Functionof B-lymphocytes, killer lymphocytes, helper T-lymphocytes andmacrophages in the immune system and how HIV affects this system

Themain function of B-lymphocytes is to form antibodies, which areessential in fighting certain types of bacterial and fungalinfections. When a B lymphocyte is exposed to an antigen, it isstimulated to start in a memory B cell responsible for releasingantibodies or the plasmacell.Killer lymphocytes (cytotoxic) T cells attach to antigens on infectedcells for example cancerous cells and destroy them completely bymaking holes and infusing enzymes into the cells. Just as the nameexplains, helper T cells help other immune cells. Some helper T cellshelp B cells manufacture antibodies against intruding antigens. OtherT helper cells activate killer T cells to destroy infected or assistin activating macrophages, enabling them to consume infected cellsmore efficiently. A macrophage is a huge white blood cell that is anamoeba –like organism, and it main function is to clean human bodyof any microscopic debris and attackers. This big white bold cell hasthe ability to establish where viruses, intruders and parasites andeat or consume them. HIV interrupts the immune deficiency process bydirectly infecting the T-cells. Initially, healthy immune systems getrid of HIV as much as it can but with time, HIV overpowers thesystem. Once the virus infects the T-cells, they are activated tocreate new viruses instead of helping other immune cells.Furthermore, numerous helperT-cellsget cracked in the HIV duplication process.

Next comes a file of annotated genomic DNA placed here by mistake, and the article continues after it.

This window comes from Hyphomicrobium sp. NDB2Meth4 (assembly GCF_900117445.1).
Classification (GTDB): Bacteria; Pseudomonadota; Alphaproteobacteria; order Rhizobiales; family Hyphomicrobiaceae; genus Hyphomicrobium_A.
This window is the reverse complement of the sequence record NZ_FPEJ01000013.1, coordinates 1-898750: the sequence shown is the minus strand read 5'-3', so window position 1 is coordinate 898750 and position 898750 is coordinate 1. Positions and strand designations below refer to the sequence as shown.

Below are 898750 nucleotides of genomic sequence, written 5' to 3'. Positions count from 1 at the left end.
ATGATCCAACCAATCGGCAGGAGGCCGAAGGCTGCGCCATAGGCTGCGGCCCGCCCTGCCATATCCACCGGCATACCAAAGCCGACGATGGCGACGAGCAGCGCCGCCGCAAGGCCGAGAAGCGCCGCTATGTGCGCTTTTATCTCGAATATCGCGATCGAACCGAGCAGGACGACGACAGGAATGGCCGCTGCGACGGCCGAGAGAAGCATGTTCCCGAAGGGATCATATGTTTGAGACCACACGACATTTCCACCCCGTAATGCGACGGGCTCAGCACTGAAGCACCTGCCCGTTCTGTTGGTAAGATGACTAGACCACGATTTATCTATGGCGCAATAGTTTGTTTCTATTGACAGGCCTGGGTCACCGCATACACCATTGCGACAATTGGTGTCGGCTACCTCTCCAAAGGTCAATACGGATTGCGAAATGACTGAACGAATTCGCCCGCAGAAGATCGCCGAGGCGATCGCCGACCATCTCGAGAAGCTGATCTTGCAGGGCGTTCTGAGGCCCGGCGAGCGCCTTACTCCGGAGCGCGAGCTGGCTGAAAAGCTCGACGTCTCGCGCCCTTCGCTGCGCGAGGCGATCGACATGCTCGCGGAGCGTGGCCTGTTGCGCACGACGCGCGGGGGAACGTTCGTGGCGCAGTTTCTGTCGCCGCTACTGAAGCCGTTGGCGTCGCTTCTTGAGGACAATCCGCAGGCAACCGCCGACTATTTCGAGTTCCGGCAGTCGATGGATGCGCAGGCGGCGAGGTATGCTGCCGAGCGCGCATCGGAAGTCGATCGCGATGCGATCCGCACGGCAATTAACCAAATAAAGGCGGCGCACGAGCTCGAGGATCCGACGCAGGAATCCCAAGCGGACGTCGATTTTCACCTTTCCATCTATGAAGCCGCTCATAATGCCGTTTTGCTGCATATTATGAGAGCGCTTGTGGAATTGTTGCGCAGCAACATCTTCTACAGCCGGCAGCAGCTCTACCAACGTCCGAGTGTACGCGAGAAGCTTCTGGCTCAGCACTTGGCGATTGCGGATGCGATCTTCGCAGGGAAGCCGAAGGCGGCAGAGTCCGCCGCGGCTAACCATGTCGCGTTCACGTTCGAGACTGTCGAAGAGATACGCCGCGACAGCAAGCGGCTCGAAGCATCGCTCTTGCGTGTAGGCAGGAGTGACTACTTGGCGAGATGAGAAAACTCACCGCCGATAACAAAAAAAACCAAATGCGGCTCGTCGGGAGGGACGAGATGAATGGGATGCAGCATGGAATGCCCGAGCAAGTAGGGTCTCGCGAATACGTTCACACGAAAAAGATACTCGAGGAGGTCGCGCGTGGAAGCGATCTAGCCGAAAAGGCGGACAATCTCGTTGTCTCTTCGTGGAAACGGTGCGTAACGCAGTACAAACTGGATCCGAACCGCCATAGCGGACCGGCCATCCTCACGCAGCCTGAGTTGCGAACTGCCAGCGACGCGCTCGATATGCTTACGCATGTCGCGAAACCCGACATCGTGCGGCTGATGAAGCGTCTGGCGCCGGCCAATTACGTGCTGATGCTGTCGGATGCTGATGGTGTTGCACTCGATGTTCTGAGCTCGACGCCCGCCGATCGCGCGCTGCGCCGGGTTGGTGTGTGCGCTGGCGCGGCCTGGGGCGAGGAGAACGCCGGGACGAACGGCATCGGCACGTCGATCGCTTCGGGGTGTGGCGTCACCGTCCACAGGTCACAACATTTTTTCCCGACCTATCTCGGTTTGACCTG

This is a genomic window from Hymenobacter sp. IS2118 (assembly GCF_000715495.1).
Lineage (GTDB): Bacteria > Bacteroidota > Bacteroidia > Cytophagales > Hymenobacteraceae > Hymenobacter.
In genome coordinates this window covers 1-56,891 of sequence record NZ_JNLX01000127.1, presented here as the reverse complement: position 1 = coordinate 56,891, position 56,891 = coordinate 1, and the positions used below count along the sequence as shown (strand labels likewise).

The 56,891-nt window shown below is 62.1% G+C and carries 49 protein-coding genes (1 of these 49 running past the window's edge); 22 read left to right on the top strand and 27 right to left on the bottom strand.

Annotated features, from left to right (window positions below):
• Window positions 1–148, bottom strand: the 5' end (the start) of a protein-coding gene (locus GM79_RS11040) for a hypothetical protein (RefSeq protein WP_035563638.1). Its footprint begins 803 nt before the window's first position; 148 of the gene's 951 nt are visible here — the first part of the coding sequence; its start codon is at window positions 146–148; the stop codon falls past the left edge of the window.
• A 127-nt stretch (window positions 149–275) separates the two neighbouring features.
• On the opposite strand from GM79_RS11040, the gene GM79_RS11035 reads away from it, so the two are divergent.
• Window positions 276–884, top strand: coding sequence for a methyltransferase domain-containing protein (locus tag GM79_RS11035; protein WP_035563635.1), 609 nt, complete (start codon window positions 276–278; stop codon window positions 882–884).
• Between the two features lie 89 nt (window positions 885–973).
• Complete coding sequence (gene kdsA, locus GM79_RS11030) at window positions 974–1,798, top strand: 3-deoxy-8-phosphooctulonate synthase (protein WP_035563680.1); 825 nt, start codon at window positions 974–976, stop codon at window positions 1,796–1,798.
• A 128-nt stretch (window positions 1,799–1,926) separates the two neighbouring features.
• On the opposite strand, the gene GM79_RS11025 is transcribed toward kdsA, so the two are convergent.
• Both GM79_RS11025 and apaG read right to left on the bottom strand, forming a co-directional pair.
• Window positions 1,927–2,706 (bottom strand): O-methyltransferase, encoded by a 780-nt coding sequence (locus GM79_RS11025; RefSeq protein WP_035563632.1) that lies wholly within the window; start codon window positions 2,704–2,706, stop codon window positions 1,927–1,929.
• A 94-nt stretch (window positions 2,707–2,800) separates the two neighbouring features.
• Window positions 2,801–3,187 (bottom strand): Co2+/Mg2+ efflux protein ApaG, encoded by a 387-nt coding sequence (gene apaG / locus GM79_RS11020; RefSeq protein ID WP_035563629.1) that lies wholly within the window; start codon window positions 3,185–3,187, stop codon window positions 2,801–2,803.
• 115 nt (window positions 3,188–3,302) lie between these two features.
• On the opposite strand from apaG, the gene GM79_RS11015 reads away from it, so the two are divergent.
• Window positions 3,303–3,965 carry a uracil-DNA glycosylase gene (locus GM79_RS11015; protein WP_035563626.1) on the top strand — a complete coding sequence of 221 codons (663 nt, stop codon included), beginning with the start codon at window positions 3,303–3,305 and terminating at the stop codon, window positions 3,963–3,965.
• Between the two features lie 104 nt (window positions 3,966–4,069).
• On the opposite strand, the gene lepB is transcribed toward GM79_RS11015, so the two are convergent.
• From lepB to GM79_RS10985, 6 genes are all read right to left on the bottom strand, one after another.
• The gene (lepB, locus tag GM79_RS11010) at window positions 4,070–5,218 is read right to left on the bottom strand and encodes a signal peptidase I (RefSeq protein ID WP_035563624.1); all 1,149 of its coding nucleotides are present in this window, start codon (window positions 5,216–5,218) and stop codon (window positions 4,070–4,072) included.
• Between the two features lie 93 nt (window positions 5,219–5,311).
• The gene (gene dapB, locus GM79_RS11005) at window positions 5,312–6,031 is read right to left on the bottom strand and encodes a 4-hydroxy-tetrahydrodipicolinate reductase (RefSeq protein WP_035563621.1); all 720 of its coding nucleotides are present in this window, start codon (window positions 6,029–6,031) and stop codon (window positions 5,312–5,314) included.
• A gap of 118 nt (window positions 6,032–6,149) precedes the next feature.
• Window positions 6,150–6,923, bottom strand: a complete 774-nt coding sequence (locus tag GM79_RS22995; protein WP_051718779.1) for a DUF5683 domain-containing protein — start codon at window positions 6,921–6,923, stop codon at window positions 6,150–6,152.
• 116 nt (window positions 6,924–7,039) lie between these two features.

Thefunction of complement systems and how HIV turns against the humanbody

Accordingto Atkinson&amp Frank (2006), the complement system is an enzyme cascade thatis a set of blood and cell surface protein to enhance the abilitiesof antibodies to fight off antigens from an organism. Despite thefact that the complement system is a great defender of the immunesystem against foreign intruders, HIV uses it to replicate, spreadand remain in the human body. Therefore, the new treatments coming upfor HIV is to suppress the complement system in order to ensure itdoes not overpower the immune system when turned against the body byHIV.


Atkinson,J. P., &amp Frank, M. M. (2006). Bypassing complement: evolutionarylessons and future implications.&nbspJournalof Clinical Investigation,&nbsp116(5),1215.

Isaacman-Beck,J., Hermann, E. A., Yi, Y., Ratcliffe, S. J., Mulenga, J., Allen, S.,… &amp Collman, R. G. (2009). Heterosexual transmission of humanimmunodeficiency virus type 1 subtype C: Macrophage tropism,alternative coreceptor use, and the molecular anatomy of CCR5utilization.&nbspJournalof virology,&nbsp83(16),8208-8220.

Perez,M. A. S., Fernandes, P. A., &amp Ramos, M. J. (2010). Substraterecognition in HIV-1 protease: a computational study.&nbspTheJournal of Physical Chemistry B,&nbsp114(7),2525-2532.

WorldHealth Organization, &amp UNICEF. (2010). Towards universal access:scaling up priority HI.